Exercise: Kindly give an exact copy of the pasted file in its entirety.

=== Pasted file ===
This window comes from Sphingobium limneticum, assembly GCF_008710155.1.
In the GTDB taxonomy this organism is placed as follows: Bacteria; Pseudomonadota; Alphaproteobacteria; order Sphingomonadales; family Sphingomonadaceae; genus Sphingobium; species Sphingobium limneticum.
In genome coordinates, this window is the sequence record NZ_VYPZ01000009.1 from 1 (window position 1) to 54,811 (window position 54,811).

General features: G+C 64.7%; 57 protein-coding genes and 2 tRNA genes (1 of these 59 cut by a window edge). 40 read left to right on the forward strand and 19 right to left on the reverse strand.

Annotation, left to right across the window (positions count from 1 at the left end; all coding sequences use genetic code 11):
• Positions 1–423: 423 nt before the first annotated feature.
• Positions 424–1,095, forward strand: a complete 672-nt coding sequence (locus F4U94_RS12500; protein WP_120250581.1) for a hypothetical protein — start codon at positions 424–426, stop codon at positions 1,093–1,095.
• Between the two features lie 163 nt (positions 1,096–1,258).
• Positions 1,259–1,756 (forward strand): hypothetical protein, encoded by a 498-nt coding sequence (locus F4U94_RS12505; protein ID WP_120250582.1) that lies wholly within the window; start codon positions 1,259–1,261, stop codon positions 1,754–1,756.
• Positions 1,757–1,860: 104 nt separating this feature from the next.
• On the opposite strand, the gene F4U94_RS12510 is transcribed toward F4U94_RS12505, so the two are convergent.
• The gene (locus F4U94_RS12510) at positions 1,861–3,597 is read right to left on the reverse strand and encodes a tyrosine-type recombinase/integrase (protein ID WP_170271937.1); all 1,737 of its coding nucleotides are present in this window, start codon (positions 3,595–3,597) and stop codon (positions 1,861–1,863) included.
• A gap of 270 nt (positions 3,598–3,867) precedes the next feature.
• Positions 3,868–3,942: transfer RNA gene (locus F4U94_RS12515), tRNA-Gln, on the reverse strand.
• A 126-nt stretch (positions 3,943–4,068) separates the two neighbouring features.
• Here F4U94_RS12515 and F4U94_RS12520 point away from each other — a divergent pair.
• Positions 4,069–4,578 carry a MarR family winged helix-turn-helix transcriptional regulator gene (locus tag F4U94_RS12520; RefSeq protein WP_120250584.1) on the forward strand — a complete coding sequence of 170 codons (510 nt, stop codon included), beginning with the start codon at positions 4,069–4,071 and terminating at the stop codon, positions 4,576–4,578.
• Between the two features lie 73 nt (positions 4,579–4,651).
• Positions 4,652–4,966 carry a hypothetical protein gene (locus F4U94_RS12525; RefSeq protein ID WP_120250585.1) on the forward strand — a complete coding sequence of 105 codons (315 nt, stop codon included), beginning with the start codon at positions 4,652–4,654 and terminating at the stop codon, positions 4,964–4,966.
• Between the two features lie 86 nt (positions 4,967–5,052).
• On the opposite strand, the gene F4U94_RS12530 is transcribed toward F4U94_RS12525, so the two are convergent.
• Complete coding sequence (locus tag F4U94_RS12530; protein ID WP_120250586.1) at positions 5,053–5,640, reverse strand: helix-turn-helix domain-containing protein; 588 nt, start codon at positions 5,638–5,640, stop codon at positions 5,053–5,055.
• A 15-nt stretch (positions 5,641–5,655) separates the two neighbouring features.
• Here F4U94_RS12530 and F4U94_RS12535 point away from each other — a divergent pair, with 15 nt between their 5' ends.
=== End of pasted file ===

This window comes from Sphingobium limneticum, assembly GCF_008710155.1.
In the GTDB taxonomy this organism is placed as follows: Bacteria; Pseudomonadota; Alphaproteobacteria; order Sphingomonadales; family Sphingomonadaceae; genus Sphingobium; species Sphingobium limneticum.
In genome coordinates, this window is the sequence record NZ_VYPZ01000009.1 from 1 (window position 1) to 54,811 (window position 54,811).

General features: G+C 64.7%; 57 protein-coding genes and 2 tRNA genes (1 of these 59 cut by a window edge). 40 read left to right on the forward strand and 19 right to left on the reverse strand.

Annotation, left to right across the window (positions count from 1 at the left end; all coding sequences use genetic code 11):
• Positions 1–423: 423 nt before the first annotated feature.
• Positions 424–1,095, forward strand: a complete 672-nt coding sequence (locus F4U94_RS12500; protein WP_120250581.1) for a hypothetical protein — start codon at positions 424–426, stop codon at positions 1,093–1,095.
• Between the two features lie 163 nt (positions 1,096–1,258).
• Positions 1,259–1,756 (forward strand): hypothetical protein, encoded by a 498-nt coding sequence (locus F4U94_RS12505; protein ID WP_120250582.1) that lies wholly within the window; start codon positions 1,259–1,261, stop codon positions 1,754–1,756.
• Positions 1,757–1,860: 104 nt separating this feature from the next.
• On the opposite strand, the gene F4U94_RS12510 is transcribed toward F4U94_RS12505, so the two are convergent.
• The gene (locus F4U94_RS12510) at positions 1,861–3,597 is read right to left on the reverse strand and encodes a tyrosine-type recombinase/integrase (protein ID WP_170271937.1); all 1,737 of its coding nucleotides are present in this window, start codon (positions 3,595–3,597) and stop codon (positions 1,861–1,863) included.
• A gap of 270 nt (positions 3,598–3,867) precedes the next feature.
• Positions 3,868–3,942: transfer RNA gene (locus F4U94_RS12515), tRNA-Gln, on the reverse strand.
• A 126-nt stretch (positions 3,943–4,068) separates the two neighbouring features.
• Here F4U94_RS12515 and F4U94_RS12520 point away from each other — a divergent pair.
• Positions 4,069–4,578 carry a MarR family winged helix-turn-helix transcriptional regulator gene (locus tag F4U94_RS12520; RefSeq protein WP_120250584.1) on the forward strand — a complete coding sequence of 170 codons (510 nt, stop codon included), beginning with the start codon at positions 4,069–4,071 and terminating at the stop codon, positions 4,576–4,578.
• Between the two features lie 73 nt (positions 4,579–4,651).
• Positions 4,652–4,966 carry a hypothetical protein gene (locus F4U94_RS12525; RefSeq protein ID WP_120250585.1) on the forward strand — a complete coding sequence of 105 codons (315 nt, stop codon included), beginning with the start codon at positions 4,652–4,654 and terminating at the stop codon, positions 4,964–4,966.
• Between the two features lie 86 nt (positions 4,967–5,052).
• On the opposite strand, the gene F4U94_RS12530 is transcribed toward F4U94_RS12525, so the two are convergent.
• Complete coding sequence (locus tag F4U94_RS12530; protein ID WP_120250586.1) at positions 5,053–5,640, reverse strand: helix-turn-helix domain-containing protein; 588 nt, start codon at positions 5,638–5,640, stop codon at positions 5,053–5,055.
• A 15-nt stretch (positions 5,641–5,655) separates the two neighbouring features.
• Here F4U94_RS12530 and F4U94_RS12535 point away from each other — a divergent pair, with 15 nt between their 5' ends.